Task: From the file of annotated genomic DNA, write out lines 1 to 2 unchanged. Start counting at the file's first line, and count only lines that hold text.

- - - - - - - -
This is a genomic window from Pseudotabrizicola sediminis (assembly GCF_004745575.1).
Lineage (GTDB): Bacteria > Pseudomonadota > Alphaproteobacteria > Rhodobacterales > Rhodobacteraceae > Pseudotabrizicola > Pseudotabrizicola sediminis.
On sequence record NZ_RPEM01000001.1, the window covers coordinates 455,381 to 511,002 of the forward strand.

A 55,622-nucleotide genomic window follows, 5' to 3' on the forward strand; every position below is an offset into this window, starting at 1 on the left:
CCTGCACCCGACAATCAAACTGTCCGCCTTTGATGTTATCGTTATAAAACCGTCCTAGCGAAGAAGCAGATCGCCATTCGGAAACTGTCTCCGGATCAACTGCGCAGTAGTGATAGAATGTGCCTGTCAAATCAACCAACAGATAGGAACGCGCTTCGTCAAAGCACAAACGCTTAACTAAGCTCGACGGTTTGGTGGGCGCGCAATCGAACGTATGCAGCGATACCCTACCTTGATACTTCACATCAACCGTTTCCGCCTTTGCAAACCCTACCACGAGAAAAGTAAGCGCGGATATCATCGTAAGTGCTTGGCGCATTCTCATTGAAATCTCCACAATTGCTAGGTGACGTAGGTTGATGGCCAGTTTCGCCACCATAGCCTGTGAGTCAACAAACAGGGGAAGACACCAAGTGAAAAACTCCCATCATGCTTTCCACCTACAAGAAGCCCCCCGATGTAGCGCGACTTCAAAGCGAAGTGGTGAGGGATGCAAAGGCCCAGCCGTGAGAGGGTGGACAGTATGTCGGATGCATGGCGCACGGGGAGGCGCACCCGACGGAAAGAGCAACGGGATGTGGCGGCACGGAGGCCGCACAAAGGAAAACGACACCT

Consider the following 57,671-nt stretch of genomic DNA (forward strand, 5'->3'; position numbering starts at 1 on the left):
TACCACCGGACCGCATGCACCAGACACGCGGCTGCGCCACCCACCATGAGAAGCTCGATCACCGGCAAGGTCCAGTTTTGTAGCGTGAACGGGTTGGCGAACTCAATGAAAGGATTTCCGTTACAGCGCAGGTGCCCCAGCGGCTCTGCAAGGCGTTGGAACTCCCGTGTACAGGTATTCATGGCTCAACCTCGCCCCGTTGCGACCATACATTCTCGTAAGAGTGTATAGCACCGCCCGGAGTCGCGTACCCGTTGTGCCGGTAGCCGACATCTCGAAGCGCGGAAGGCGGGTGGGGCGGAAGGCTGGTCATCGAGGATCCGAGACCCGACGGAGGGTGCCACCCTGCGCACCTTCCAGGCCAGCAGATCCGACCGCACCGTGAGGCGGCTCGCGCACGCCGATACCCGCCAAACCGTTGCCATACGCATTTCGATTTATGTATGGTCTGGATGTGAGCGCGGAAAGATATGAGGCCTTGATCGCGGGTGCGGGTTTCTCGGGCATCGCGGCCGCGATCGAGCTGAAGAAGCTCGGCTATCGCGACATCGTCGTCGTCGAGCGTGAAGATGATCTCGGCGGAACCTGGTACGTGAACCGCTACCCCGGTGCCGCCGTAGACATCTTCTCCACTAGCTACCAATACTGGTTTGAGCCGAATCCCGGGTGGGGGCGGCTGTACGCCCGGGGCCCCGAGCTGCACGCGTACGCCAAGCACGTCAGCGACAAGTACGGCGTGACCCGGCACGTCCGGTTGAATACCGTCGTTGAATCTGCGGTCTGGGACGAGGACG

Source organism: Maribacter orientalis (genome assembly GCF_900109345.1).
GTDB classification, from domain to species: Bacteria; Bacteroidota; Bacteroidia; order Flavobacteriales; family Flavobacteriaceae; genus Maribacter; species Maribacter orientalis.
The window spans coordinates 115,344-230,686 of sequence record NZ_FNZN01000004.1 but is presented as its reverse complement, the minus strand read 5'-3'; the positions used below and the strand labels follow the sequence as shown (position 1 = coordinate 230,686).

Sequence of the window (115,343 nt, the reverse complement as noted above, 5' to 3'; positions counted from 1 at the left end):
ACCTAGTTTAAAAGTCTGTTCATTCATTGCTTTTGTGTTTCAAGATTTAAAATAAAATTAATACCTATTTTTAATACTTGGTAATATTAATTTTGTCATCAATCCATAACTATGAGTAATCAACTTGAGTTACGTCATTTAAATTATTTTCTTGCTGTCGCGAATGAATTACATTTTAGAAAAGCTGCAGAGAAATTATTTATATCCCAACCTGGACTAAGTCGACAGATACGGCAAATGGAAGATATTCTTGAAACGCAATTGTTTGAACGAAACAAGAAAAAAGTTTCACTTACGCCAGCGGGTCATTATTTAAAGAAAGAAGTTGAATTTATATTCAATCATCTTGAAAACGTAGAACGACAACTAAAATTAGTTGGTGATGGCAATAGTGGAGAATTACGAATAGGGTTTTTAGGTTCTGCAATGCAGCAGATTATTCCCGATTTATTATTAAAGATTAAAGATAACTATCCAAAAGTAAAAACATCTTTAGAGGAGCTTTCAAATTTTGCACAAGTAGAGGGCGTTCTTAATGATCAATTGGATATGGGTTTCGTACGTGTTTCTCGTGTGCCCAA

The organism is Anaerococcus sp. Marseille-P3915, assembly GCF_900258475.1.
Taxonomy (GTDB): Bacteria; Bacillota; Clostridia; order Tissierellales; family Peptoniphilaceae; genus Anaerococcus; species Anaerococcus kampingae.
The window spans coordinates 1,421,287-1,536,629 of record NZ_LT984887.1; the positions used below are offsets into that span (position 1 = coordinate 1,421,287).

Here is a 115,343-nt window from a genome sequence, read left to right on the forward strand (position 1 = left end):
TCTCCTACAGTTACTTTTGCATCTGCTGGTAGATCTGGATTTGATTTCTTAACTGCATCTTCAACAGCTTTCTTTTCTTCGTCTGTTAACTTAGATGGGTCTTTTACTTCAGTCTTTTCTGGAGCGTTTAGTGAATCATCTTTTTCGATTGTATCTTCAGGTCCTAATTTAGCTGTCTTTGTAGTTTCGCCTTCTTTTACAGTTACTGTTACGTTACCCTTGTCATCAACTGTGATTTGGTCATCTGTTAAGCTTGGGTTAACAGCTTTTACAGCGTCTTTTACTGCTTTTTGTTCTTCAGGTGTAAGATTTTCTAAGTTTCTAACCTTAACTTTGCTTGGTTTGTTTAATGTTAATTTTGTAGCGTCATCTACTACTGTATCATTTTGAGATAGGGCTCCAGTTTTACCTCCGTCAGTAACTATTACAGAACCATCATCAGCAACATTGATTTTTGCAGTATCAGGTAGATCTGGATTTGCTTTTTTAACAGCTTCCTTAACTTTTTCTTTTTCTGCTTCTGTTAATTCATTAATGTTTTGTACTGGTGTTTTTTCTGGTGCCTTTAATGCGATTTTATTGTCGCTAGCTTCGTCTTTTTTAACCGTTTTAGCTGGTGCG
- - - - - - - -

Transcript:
This is a genomic window from Pseudotabrizicola sediminis (assembly GCF_004745575.1).
Lineage (GTDB): Bacteria > Pseudomonadota > Alphaproteobacteria > Rhodobacterales > Rhodobacteraceae > Pseudotabrizicola > Pseudotabrizicola sediminis.